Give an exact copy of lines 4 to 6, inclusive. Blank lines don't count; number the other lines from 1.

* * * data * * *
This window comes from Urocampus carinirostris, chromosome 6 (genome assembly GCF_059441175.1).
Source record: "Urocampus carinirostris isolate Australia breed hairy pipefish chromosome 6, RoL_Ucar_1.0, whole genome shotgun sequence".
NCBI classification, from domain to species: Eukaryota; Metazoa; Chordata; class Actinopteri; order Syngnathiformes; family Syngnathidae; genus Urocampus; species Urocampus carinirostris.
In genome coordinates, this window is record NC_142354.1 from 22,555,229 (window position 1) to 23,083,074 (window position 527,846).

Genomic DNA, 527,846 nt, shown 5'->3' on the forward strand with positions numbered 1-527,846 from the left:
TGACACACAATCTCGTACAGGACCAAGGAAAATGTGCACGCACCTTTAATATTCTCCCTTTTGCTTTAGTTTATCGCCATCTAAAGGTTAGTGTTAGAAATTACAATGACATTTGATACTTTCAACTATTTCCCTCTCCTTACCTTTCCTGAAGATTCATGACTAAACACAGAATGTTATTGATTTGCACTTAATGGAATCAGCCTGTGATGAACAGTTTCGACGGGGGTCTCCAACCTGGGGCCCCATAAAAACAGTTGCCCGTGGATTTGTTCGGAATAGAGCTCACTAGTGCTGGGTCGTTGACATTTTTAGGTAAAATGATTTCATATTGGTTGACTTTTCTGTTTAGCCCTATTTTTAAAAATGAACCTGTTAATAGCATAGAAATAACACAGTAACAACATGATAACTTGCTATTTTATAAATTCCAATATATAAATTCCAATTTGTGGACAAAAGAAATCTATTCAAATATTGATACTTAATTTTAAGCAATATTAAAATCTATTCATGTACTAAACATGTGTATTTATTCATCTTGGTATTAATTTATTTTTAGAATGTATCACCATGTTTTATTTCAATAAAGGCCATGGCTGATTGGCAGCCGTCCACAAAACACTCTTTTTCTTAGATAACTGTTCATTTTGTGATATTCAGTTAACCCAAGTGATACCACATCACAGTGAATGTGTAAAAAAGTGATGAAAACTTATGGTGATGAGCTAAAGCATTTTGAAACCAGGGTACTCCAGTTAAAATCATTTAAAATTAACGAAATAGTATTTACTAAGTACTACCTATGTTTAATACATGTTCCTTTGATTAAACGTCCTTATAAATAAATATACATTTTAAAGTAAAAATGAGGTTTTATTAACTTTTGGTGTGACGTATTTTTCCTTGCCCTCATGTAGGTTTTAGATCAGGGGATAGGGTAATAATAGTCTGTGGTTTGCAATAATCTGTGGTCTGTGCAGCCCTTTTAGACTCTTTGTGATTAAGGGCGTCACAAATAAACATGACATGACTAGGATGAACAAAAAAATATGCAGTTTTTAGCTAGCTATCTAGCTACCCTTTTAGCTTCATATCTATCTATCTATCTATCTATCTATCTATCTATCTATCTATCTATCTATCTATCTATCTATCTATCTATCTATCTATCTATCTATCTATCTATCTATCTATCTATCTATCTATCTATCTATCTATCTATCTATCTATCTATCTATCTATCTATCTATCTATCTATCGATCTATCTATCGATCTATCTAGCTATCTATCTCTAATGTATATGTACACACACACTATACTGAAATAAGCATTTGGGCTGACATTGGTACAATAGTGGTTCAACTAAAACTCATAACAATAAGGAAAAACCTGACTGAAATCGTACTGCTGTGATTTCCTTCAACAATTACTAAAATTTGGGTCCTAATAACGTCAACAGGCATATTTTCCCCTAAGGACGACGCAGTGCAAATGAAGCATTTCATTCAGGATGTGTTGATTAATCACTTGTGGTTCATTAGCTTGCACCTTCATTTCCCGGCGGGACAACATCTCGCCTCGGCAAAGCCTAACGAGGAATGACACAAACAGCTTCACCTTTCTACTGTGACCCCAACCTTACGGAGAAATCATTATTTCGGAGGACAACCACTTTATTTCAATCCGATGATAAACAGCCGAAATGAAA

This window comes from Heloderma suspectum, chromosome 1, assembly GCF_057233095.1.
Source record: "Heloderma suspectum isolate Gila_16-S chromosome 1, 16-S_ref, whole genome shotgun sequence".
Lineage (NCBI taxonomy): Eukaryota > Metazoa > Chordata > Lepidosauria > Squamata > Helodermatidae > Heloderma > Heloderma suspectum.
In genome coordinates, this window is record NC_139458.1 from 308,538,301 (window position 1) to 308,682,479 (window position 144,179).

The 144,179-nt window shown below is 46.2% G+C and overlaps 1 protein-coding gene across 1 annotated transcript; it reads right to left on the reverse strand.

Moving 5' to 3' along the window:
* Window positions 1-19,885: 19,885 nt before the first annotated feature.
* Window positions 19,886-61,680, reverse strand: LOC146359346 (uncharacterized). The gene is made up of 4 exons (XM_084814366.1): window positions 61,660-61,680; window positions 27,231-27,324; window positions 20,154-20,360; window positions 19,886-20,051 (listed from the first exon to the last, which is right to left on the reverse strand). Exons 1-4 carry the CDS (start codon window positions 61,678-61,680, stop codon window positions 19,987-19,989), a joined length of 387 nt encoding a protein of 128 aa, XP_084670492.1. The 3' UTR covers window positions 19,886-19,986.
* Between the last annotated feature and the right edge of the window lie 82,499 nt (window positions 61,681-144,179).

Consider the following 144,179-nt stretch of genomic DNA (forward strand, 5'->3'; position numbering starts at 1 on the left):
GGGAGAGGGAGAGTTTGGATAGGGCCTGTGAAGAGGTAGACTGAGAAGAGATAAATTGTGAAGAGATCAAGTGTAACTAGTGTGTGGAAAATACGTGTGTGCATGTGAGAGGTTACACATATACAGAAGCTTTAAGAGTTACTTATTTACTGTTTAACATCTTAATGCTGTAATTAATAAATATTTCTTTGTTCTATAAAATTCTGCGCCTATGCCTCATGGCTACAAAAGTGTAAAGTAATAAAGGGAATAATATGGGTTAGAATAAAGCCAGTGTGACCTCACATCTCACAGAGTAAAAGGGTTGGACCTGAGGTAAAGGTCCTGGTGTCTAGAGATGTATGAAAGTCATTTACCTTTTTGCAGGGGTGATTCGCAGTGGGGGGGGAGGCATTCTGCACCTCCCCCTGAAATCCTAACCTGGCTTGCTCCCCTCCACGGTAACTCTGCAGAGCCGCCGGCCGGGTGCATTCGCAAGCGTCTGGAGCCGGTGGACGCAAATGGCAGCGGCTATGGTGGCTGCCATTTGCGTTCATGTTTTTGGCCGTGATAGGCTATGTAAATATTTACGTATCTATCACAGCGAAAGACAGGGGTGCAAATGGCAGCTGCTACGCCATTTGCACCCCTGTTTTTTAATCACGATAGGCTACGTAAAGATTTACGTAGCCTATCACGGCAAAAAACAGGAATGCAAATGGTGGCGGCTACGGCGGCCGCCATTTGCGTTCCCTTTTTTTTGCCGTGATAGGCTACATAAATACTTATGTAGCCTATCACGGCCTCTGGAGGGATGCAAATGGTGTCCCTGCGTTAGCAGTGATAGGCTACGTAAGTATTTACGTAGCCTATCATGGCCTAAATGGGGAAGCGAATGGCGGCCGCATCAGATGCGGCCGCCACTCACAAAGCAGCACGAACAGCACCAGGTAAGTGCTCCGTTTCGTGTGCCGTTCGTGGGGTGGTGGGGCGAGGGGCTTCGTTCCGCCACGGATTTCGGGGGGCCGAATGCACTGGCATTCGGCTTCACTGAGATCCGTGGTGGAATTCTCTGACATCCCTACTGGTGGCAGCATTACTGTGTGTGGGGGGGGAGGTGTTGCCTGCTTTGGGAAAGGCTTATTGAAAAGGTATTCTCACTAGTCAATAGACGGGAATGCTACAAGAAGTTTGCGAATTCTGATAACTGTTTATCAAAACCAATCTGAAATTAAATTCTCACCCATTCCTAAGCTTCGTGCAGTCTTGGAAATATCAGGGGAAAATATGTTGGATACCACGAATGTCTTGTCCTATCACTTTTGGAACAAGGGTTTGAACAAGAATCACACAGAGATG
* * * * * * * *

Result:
In genome coordinates, this window is record NC_142354.1 from 22,555,229 (window position 1) to 23,083,074 (window position 527,846).

Genomic DNA, 527,846 nt, shown 5'->3' on the forward strand with positions numbered 1-527,846 from the left:
TGACACACAATCTCGTACAGGACCAAGGAAAATGTGCACGCACCTTTAATATTCTCCCTTTTGCTTTAGTTTATCGCCATCTAAAGGTTAGTGTTAGAAATTACAATGACATTTGATACTTTCAACTATTTCCCTCTCCTTACCTTTCCTGAAGATTCATGACTAAACACAGAATGTTATTGATTTGCACTTAATGGAATCAGCCTGTGATGAACAGTTTCGACGGGGGTCTCCAACCTGGGGCCCCATAAAAACAGTTGCCCGTGGATTTGTTCGGAATAGAGCTCACTAGTGCTGGGTCGTTGACATTTTTAGGTAAAATGATTTCATATTGGTTGACTTTTCTGTTTAGCCCTATTTTTAAAAATGAACCTGTTAATAGCATAGAAATAACACAGTAACAACATGATAACTTGCTATTTTATAAATTCCAATATATAAATTCCAATTTGTGGACAAAAGAAATCTATTCAAATATTGATACTTAATTTTAAGCAATATTAAAATCTATTCATGTACTAAACATGTGTATTTATTCATCTTGGTATTAATTTATTTTTAGAATGTATCACCATGTTTTATTTCAATAAAGGCCATGGCTGATTGGCAGCCGTCCACAAAACACTCTTTTTCTTAGATAACTGTTCATTTTGTGATATTCAGTTAACCCAAGTGATACCACATCACAGTGAATGTGTAAAAAAGTGATGAAAACTTATGGTGATGAGCTAAAGCATTTTGAAACCAGGGTACTCCAGTTAAAATCATTTAAAATTAACGAAATAGTATTTACTAAGTACTACCTATGTTTAATACATGTTCCTTTGATTAAACGTCCTTATAAATAAATATACATTTTAAAGTAAAAATGAGGTTTTATTAACTTTTGGTGTGACGTATTTTTCCTTGCCCTCATGTAGGTTTTAGATCAGGGGATAGGGTAATAATAGTCTGTGGTTTGCAATAATCTGTGGTCTGTGCAGCCCTTTTAGACTCTTTGTGATTAAGGGCGTCACAAATAAACATGACATGACTAGGATGAACAAAAAAATATGCAGTTTTTAGCTAGCTATCTAGCTACCCTTTTAGCTTCATATCTATCTATCTATCTATCTATCTATCTATCTATCTATCTATCTATCTATCTATCTATCTATCTATCTATCTATCTATCTATCTATCTATCTATCTATCTATCTATCTATCTATCTATCTATCTATCTATCTATCTATCTATCTATCTATCTATCTATCTATCTATCGATCTATCTATCGATCTATCTAGCTATCTATCTCTAATGTATATGTACACACACACTATACTGAAATAAGCATTTGGGCTGACATTGGTACAATAGTGGTTCAACTAAAACTCATAACAATAAGGAAAAACCTGACTGAAATCGTACTGCTGTGATTTCCTTCAACAATTACTAAAATTTGGGTCCTAATAACGTCAACAGGCATATTTTCCCCTAAGGACGACGCAGTGCAAATGAAGCATTTCATTCAGGATGTGTTGATTAATCACTTGTGGTTCATTAGCTTGCACCTTCATTTCCCGGCGGGACAACATCTCGCCTCGGCAAAGCCTAACGAGGAATGACACAAACAGCTTCACCTTTCTACTGTGACCCCAACCTTACGGAGAAATCATTATTTCGGAGGACAACCACTTTATTTCAATCCGATGATAAACAGCCGAAATGAAA